NEW YORK (Reuters) - A federal judge on Wednesday fired tough questions at a National Football League lawyer about whether New England Patriots quarterback Tom Brady’s four-game “Deflategate” suspension is supported by the evidence.
The hearing in New York before U.S. District Judge Richard Berman, who is overseeing the players union’s challenge to the suspension, was followed by several hours of private settlement discussions with the judge that included Brady and NFL Commissioner Roger Goodell.
Neither Brady nor Goodell would comment on whether any progress had been made when they left the courthouse separately around 5:30 p.m. (2130 GMT), more than five hours after the open hearing ended.
A union representative declined to comment. The NFL did not immediately respond to a request for comment.
Earlier in court, Berman pressed NFL lawyer Daniel Nash to cite direct evidence linking Brady to an alleged scheme to deflate footballs in a January playoff game.
Nash acknowledged that there was no “smoking gun” but said there was plenty of circumstantial evidence - including a series of texts between Brady and the Patriots employees accused of letting air out of the balls - that Brady was aware of the deflation.
Brady, 38, sat stone-faced throughout the proceeding, even when a few light remarks from Berman drew laughs from the rest of the courtroom.
Berman also met briefly with each side before the hearing to gauge whether a settlement could be reached before the Patriots’ season begins on Sept. 10.
Unless there is a deal, the two sides are scheduled to appear before Berman again on Aug. 19 for oral arguments on whether he should uphold or vacate the suspension.
Goodell suspended Brady, one of the NFL’s biggest stars, following an investigation into the footballs used in the Patriots’ 45-7 playoff victory over the Indianapolis Colts. That win took the Patriots to the Super Bowl, where they defeated the defending champion Seattle Seahawks, giving Brady his fourth championship title.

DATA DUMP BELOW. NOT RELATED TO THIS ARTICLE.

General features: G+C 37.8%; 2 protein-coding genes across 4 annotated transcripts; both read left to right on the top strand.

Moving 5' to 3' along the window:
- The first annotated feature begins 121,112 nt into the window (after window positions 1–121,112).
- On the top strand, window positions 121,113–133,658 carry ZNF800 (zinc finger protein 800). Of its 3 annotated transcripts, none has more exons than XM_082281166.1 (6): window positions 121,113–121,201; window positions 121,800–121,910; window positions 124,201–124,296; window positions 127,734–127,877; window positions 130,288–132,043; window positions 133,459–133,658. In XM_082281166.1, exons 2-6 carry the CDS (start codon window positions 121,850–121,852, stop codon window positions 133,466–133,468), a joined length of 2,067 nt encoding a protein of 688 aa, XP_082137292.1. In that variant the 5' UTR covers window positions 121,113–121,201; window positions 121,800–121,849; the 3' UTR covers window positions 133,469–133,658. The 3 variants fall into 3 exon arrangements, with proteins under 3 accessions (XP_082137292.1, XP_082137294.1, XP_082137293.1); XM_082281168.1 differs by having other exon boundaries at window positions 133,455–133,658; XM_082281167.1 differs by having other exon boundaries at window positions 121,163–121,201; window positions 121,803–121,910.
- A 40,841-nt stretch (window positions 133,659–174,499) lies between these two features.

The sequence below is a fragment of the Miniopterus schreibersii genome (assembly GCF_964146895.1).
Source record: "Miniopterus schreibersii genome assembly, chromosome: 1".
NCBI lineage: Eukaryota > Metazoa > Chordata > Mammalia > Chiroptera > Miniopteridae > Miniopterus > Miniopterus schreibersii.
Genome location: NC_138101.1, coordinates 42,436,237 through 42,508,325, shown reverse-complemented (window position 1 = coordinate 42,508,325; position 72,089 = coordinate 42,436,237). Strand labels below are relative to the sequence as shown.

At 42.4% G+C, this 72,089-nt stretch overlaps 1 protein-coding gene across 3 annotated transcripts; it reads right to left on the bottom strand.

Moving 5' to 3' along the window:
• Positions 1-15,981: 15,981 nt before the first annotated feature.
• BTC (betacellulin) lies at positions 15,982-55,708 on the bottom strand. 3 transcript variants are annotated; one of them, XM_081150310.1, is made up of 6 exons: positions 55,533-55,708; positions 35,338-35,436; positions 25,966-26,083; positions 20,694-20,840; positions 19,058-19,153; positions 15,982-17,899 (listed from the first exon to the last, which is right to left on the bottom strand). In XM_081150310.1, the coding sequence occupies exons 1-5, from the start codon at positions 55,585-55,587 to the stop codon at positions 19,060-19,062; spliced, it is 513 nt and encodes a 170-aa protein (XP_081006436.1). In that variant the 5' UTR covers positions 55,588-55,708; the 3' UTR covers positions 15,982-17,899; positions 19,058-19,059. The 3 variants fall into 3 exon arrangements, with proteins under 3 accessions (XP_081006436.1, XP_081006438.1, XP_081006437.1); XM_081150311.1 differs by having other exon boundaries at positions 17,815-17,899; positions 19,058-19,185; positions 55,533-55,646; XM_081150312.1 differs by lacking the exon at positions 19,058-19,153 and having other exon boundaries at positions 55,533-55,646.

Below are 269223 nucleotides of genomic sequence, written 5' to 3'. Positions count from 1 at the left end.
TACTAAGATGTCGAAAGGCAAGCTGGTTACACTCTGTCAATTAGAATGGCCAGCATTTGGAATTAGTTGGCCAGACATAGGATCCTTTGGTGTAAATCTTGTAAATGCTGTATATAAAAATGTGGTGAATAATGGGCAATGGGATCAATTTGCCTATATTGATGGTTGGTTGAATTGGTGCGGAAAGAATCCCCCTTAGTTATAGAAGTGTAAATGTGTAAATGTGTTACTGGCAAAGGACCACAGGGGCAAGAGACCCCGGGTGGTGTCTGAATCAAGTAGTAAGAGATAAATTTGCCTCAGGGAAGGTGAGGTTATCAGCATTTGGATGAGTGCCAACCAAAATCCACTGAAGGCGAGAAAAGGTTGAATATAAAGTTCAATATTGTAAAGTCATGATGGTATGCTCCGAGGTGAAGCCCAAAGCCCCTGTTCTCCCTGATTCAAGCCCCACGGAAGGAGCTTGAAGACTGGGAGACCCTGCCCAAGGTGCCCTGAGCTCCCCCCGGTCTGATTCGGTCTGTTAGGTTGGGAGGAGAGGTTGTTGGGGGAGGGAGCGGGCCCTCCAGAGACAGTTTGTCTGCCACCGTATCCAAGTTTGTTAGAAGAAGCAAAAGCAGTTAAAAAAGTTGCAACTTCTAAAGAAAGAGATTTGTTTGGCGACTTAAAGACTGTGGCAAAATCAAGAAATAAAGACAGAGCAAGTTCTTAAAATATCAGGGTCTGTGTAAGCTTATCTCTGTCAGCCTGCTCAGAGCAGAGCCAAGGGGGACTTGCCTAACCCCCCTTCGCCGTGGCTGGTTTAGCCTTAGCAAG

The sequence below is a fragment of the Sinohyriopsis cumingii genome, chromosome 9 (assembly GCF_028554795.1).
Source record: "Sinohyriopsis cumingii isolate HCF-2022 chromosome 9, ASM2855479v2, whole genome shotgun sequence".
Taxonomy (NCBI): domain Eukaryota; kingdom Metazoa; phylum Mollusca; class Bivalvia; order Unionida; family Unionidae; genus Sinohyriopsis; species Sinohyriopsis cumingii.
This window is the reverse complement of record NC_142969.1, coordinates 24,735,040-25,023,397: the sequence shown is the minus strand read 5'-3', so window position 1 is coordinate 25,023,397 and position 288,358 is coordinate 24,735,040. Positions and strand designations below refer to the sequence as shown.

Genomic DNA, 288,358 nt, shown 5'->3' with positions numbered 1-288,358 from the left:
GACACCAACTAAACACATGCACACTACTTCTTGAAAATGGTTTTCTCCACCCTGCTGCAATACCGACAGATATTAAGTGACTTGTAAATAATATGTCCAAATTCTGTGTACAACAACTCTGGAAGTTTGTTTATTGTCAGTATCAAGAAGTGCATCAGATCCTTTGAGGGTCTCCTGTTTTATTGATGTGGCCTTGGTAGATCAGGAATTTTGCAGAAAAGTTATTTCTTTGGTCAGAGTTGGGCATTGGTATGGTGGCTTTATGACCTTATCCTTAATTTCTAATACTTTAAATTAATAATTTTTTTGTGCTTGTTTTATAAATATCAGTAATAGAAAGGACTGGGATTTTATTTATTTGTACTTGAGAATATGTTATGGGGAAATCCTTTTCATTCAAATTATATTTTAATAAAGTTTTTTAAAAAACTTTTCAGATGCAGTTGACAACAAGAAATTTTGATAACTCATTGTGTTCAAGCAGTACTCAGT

Brady has denied knowing about any plan to deflate footballs, which can make them easier to grip.
At the hearing, Berman asked Brady lawyer Jeffrey Kessler why the quarterback refused to turn over any texts or emails to NFL investigator Ted Wells, whose report was the basis for Goodell’s suspension. Brady also had his phone replaced and destroyed, a point Goodell emphasized in rejecting Brady’s appeal.
Kessler, however, said Brady had followed the advice of his lawyer in declining to hand over his communications, and added that the quarterback routinely destroys his old phones to avoid unwanted leaks to the media.
“This is the most overblown issue in the history of my over 40 years of litigation,” Kessler said.
Brady’s presence drew a throng of reporters and photographers outside the courthouse in downtown Manhattan, as well as a handful of fans wearing Brady’s No. 12 jersey.
Some called Goodell a “liar” as he walked in. As Brady entered, another fan yelled, “Give ‘em hell, Tom!”
Trevor Schramn, 20, was wearing a “Free Tom Brady” T-shirt and said he had come to “support our boy.”
“The Patriots are winners, and people are always going to hate the team on top,” he said.
The NFL has already fined the Patriots $1 million and stripped the team of its first-round draft pick in 2016 and fourth-round selection in 2017. The litigation in New York only concerns Brady’s suspension.
New England opens its preseason on Thursday night at home against the Green Bay Packers. While Brady’s suspension does not take effect until the regular season, the team has not announced whether he will play on Thursday.
If the suspension is upheld, second-year backup Jimmy Garoppolo, who played sparingly last year, would likely start at quarterback in Brady’s place. In a twist, Brady would be eligible to return on Oct. 18 against the Colts in a nationally televised game.
Additional reporting by Steve Ginsburg